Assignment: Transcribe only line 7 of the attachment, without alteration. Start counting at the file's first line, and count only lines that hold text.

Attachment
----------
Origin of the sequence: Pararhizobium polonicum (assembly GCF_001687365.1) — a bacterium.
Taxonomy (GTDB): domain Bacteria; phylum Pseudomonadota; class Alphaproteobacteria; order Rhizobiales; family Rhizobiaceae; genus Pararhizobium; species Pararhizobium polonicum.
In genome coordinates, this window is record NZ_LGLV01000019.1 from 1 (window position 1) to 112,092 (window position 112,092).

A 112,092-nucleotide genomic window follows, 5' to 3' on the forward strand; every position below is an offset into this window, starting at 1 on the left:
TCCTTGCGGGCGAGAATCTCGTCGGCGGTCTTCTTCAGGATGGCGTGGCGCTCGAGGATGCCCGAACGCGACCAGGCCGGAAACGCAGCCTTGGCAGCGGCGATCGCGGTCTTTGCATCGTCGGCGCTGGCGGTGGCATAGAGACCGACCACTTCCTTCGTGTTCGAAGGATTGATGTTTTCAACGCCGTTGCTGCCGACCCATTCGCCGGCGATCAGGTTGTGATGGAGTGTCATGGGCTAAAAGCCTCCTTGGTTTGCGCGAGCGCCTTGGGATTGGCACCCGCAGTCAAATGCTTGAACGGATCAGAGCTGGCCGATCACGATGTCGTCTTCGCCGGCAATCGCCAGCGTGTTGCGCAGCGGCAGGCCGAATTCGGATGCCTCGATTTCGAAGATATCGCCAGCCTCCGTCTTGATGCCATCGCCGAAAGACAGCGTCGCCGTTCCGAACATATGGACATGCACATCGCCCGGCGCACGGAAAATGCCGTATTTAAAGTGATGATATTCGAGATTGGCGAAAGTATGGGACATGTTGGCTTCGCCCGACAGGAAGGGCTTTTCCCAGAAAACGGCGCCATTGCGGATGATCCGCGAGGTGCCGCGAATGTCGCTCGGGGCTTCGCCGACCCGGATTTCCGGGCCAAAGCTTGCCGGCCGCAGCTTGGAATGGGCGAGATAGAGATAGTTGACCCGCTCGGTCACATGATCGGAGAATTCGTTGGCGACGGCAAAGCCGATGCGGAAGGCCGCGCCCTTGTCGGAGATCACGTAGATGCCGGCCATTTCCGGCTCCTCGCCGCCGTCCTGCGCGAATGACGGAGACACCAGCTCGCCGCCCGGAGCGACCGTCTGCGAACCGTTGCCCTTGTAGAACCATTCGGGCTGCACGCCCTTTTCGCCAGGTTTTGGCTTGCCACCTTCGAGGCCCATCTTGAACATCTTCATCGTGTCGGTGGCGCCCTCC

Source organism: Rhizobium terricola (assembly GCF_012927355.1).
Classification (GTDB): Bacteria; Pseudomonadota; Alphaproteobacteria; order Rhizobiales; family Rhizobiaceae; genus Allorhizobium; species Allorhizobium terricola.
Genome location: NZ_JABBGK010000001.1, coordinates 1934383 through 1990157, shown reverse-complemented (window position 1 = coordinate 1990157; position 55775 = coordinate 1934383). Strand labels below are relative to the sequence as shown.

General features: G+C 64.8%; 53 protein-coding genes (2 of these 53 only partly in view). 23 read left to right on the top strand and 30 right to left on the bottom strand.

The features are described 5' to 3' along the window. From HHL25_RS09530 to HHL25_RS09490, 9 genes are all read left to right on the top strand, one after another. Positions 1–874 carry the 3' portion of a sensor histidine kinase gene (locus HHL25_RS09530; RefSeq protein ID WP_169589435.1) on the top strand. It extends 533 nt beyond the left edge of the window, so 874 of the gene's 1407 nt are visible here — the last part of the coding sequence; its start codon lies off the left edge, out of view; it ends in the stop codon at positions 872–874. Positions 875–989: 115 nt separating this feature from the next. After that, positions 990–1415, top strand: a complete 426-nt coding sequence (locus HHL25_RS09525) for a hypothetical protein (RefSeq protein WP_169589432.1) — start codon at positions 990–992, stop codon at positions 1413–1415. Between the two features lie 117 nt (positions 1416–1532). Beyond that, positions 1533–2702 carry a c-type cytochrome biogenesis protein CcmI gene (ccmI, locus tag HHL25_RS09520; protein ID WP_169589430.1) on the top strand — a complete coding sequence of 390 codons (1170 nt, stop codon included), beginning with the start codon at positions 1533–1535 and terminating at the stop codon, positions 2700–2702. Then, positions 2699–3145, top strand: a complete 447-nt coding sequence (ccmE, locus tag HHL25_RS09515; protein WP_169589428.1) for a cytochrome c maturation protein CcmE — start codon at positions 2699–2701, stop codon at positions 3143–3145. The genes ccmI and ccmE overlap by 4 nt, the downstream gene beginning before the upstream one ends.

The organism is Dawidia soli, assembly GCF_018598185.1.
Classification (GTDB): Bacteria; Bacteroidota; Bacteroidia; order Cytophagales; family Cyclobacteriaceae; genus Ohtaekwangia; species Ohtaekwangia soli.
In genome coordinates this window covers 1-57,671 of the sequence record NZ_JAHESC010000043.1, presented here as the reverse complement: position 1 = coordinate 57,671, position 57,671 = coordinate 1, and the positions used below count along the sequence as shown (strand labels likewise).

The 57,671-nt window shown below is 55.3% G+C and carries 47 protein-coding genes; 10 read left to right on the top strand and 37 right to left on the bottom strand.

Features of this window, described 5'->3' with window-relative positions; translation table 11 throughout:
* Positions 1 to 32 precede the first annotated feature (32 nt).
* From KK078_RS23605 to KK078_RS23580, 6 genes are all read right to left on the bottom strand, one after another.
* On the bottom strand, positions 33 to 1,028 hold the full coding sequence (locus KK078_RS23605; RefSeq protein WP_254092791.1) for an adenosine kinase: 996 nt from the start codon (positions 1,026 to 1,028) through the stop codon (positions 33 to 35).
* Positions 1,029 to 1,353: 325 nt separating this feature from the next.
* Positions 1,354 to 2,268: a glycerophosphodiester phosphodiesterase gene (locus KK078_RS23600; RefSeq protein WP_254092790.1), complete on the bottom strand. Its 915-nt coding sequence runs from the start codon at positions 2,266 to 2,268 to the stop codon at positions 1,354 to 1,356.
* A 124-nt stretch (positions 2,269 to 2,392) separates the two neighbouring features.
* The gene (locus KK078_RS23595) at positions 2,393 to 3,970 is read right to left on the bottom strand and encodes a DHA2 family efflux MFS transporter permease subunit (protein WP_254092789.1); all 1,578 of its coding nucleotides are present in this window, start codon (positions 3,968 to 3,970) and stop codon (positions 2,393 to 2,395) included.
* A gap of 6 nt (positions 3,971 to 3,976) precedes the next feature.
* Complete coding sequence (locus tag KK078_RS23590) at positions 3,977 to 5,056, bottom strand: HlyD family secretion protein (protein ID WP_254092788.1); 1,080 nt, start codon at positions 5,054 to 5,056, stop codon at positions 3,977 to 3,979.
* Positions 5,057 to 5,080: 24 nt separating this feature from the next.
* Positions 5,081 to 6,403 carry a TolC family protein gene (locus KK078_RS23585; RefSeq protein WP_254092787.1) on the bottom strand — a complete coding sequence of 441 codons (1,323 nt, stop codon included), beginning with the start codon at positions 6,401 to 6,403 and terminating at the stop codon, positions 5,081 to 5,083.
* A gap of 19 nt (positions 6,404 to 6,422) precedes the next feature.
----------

Classification (GTDB): Bacteria; Pseudomonadota; Alphaproteobacteria; order Rhizobiales; family Rhizobiaceae; genus Allorhizobium; species Allorhizobium terricola.